Shiur #21: The History of the Resting of the Shekhina(Part XI) - The Song of the Sea:The First Explicit Mention of the Mikdashin the Torah

  • Rav Yitzchak Levy
The Israel Koschitzky Virtual Beit Midrash

Mikdash
Yeshivat Har Etzion


 

Shiur #21: The History of the Resting of the Shekhina

(Part XI)

The Song of the Sea:

The First Explicit Mention of the Mikdash in the Torah

 

Rav Yitzchak Levi

 

 

            We saw in previous lectures that the Torah alludes to the Mikdash in the book of Bereishit in its description of the Garden of Eden, in the account of the Akeida, and in the story of the revelation to Yaakov at Bet-El. In this lecture, I wish to examine the first explicit mention of the Mikdash in the Torah – in the Song of the Sea (Shirat Ha-yam).

 

            Even more than the other miracles connected to the exodus from Egypt, the splitting of the Red Sea expresses with enormous intensity God's absolute rule over all of creation, over Pharaoh and Egypt, and over the people of Israel; the Song of the Sea concludes with the words: "The Lord shall reign for ever and ever." For the very first time, and in the wake of God's appearance at the sea as a "warrior," the people of Israel as a nation recognize the kingship of God. One of the interesting expressions of this recognition of God's kingship is found in the statement that this kingship will reveal itself in the future when the people of Israel enter into their land and build the Temple. In this lecture, I wish to examine the various allusions to the Mikdash in the Song of the Sea.

 

            The splitting of the sea took place before the revelation at Mount Sinai. As we saw in the previous lecture, the essence of that revelation was the unique appearance of God to all of Israel, which from many perspectives comprised the beginning of the appearance of the Mikdash, and whose direct continuation was in the establishment of the Mishkan. Without a doubt, however, the first explicit mention in the Torah of the word "Mikdash" is found in the Song of the Sea (although it is used in reference to a future reality). The verses in the song (Shemot 15) which relate or allude to the Mikdash are as follows:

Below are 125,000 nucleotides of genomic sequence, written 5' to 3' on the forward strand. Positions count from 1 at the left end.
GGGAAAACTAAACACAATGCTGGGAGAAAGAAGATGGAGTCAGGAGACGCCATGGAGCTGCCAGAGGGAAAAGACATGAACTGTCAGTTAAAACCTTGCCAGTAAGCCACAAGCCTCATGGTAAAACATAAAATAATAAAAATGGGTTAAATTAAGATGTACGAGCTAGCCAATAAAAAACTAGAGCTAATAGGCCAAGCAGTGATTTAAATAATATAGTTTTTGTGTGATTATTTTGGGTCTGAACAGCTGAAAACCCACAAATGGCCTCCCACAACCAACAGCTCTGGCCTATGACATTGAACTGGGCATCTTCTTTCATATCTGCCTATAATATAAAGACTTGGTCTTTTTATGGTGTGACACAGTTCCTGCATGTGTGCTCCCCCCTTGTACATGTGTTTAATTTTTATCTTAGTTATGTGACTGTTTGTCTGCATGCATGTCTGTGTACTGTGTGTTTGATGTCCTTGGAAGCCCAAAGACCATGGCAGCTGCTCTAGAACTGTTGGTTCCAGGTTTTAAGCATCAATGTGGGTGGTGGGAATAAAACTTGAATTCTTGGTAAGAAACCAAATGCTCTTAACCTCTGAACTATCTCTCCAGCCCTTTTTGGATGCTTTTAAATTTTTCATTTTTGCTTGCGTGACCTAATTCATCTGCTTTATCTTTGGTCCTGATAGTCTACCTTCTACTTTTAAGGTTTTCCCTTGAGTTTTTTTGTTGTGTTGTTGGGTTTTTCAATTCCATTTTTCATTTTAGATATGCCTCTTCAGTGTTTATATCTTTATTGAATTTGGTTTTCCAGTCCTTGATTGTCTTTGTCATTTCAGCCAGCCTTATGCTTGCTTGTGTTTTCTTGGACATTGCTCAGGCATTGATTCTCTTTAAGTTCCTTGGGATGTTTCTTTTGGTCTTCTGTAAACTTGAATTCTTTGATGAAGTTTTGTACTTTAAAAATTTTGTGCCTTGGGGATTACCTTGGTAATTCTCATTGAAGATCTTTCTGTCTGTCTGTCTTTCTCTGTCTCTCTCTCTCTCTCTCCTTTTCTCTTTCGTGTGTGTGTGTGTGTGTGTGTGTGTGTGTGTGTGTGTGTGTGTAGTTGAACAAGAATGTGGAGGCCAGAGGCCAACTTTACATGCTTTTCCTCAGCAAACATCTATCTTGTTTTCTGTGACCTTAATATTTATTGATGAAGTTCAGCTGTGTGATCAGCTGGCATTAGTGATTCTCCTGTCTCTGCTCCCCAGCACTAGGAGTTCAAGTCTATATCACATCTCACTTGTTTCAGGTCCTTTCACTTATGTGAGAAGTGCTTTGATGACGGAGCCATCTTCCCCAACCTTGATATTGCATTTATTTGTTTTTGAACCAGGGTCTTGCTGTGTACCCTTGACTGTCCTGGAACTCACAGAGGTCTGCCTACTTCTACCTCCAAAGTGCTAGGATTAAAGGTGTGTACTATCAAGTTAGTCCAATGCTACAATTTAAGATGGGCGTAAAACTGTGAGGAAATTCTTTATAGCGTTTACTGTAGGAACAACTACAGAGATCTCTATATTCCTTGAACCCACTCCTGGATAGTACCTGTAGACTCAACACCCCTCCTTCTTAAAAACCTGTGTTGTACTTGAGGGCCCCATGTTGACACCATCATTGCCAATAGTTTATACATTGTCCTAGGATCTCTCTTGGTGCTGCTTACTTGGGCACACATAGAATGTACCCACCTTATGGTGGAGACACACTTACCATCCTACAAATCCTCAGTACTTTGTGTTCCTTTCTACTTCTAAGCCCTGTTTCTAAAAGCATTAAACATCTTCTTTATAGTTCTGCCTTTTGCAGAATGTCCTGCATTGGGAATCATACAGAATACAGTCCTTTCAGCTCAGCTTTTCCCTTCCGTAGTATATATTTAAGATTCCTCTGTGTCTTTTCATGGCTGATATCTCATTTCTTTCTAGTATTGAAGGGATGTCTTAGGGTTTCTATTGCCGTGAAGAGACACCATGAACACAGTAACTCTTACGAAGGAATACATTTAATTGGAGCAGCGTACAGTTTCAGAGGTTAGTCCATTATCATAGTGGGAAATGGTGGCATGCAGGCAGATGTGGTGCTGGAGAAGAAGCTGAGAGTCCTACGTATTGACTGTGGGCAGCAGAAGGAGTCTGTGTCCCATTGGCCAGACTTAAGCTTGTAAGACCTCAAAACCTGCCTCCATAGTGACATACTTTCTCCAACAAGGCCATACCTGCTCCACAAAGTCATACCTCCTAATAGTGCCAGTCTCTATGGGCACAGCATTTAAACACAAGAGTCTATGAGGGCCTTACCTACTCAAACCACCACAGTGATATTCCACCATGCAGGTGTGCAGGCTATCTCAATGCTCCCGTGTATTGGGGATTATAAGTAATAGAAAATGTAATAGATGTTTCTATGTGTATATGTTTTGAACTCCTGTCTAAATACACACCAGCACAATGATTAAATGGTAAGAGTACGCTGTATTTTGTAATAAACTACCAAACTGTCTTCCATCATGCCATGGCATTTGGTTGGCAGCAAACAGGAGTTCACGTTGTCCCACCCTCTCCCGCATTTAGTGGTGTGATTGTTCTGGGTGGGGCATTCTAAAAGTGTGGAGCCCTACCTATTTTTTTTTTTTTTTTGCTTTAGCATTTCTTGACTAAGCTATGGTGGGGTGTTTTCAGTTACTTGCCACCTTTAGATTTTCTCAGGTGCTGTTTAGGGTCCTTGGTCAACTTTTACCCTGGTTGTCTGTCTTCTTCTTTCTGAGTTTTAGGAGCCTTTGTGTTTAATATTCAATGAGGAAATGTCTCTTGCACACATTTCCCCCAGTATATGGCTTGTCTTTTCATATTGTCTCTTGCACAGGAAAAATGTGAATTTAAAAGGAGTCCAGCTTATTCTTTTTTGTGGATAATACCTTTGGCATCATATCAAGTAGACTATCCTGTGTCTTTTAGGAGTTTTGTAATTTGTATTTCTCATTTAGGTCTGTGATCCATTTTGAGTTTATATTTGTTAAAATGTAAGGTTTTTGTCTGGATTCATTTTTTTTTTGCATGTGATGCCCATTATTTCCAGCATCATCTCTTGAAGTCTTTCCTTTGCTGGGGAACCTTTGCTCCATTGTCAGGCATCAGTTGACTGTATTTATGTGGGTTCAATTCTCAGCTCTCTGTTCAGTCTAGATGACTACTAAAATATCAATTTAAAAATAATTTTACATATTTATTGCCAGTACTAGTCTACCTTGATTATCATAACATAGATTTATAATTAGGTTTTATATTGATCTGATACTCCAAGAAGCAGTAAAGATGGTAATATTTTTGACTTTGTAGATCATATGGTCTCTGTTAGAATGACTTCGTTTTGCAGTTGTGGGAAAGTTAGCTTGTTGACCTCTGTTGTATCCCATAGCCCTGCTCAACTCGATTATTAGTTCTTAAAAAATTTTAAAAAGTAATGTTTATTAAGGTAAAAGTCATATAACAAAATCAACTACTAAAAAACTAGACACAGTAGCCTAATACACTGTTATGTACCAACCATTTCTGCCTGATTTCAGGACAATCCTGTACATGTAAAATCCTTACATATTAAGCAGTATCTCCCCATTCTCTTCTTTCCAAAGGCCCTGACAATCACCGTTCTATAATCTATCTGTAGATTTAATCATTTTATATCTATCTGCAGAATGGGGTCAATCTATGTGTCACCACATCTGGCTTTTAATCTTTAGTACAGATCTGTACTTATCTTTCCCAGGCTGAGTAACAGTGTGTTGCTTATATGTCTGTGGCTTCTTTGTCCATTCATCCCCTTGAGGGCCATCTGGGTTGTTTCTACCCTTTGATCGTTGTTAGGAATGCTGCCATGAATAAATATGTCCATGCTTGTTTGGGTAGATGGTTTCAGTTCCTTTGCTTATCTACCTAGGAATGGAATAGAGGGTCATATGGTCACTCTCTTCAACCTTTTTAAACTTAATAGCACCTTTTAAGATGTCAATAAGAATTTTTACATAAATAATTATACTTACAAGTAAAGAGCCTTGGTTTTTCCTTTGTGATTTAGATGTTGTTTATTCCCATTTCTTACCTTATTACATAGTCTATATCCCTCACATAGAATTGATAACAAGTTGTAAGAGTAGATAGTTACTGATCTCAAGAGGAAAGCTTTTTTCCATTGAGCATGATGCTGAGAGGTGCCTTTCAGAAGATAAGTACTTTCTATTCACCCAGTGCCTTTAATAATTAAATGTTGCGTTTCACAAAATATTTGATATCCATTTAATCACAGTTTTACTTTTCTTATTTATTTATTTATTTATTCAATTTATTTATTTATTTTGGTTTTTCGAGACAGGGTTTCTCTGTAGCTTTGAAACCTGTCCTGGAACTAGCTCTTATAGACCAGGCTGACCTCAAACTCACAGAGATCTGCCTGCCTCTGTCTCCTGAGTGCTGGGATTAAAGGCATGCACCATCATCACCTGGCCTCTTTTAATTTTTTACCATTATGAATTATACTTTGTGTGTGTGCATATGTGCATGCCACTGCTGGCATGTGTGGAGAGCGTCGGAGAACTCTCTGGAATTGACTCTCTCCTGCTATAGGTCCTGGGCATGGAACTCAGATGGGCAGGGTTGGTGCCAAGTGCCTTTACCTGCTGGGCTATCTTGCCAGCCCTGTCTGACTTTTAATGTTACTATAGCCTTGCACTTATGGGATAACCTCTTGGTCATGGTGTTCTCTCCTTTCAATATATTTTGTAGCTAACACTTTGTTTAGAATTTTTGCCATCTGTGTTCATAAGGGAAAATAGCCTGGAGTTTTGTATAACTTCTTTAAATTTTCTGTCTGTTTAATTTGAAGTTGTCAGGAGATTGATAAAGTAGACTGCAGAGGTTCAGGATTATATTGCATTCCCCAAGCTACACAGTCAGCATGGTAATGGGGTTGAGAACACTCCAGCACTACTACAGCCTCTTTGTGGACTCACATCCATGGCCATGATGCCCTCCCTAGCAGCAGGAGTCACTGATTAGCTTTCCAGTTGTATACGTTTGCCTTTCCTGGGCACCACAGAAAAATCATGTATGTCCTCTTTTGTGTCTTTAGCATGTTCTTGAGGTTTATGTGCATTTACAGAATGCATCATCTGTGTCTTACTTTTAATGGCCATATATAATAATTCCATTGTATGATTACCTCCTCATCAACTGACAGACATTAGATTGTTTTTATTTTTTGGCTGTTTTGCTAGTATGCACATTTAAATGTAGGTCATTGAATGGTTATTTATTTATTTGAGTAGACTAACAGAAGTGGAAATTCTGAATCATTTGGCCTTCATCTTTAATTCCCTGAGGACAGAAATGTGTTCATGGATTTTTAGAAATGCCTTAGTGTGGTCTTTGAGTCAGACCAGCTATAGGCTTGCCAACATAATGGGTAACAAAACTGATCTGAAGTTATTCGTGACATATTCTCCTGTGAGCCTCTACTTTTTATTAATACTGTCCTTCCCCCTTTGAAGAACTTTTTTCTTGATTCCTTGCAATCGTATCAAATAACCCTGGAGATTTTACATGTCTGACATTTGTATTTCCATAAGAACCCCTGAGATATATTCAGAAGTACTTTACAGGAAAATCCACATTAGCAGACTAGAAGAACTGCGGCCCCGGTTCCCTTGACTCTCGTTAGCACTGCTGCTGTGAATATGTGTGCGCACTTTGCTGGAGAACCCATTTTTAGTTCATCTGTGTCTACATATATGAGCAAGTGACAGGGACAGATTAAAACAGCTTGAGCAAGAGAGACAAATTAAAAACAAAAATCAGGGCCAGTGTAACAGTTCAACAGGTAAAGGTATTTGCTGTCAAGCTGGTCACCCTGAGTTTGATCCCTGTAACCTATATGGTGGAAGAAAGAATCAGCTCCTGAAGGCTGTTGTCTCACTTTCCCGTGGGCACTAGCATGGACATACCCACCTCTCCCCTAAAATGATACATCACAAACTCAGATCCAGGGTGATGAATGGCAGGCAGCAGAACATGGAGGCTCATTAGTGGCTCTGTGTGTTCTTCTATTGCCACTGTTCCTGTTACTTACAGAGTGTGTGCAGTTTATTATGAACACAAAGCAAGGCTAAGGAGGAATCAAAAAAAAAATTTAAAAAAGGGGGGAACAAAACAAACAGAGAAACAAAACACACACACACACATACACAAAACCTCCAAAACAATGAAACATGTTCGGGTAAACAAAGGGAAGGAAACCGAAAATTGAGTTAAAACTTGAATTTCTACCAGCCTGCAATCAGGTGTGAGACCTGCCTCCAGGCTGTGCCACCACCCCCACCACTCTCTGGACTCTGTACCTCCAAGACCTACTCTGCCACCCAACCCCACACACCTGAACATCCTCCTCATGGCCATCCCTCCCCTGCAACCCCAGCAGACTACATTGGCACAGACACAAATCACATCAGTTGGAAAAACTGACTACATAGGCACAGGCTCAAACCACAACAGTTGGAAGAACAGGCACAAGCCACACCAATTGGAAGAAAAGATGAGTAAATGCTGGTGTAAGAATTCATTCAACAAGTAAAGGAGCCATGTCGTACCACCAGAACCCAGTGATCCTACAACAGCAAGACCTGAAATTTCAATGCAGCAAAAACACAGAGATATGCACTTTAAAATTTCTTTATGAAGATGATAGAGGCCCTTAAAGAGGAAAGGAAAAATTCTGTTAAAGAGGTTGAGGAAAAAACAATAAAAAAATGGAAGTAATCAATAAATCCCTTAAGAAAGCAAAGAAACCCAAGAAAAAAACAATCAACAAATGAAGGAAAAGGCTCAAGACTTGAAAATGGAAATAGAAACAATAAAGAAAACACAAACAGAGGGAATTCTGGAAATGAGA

The Lord is my strength and song, and He is my salvation. He is my God, ve-anvehu; my father's God, and I will exalt Him. (v. 2)

 

Who is like You, O Lord, among the gods?  Who is like You, glorious in holiness, fearful in praises, doing wonders? (v. 11)

 

You in Your mercy have led forth the people whom You have redeemed. You have guided them in Your strength to Your holy habitation. (v. 13)

 

You shall bring them in, and plant them in the mountain of Your inheritance, in the place, O Lord, which You have made for You to dwell in, in the sanctuary, O Lord, which Your hands have established. The Lord shall reign for ever and ever. (vv. 17-18)

 

            Let us now analyze the contents of these verses and try to justify our assumption that the Torah relates here to the Mikdash.[1]

 

I.          "HE IS MY GOD, VE-ANVEHU… YOU HAVE GUIDED THEM IN YOUR STRENGTH TO YOUR HOLY HABITATION"

 

The Lord is my strength and song, and He is my salvation. He is my God, ve-anvehu; my father's God, and I will exalt Him. (v. 2)

 

1.         EXPLANATION OF THE WORD VE-ANVEHU

 

Many explanations have been offered regarding the word ve-anvehu. Some have explained (see Da'at Mikra, ad loc.): "And I will raise Him; I will relate His greatness." According to this, the word parallels "ve-aromemenhu" – "and I will exalt Him." In the Mekhilta, the word is understood in the sense of "accompaniment":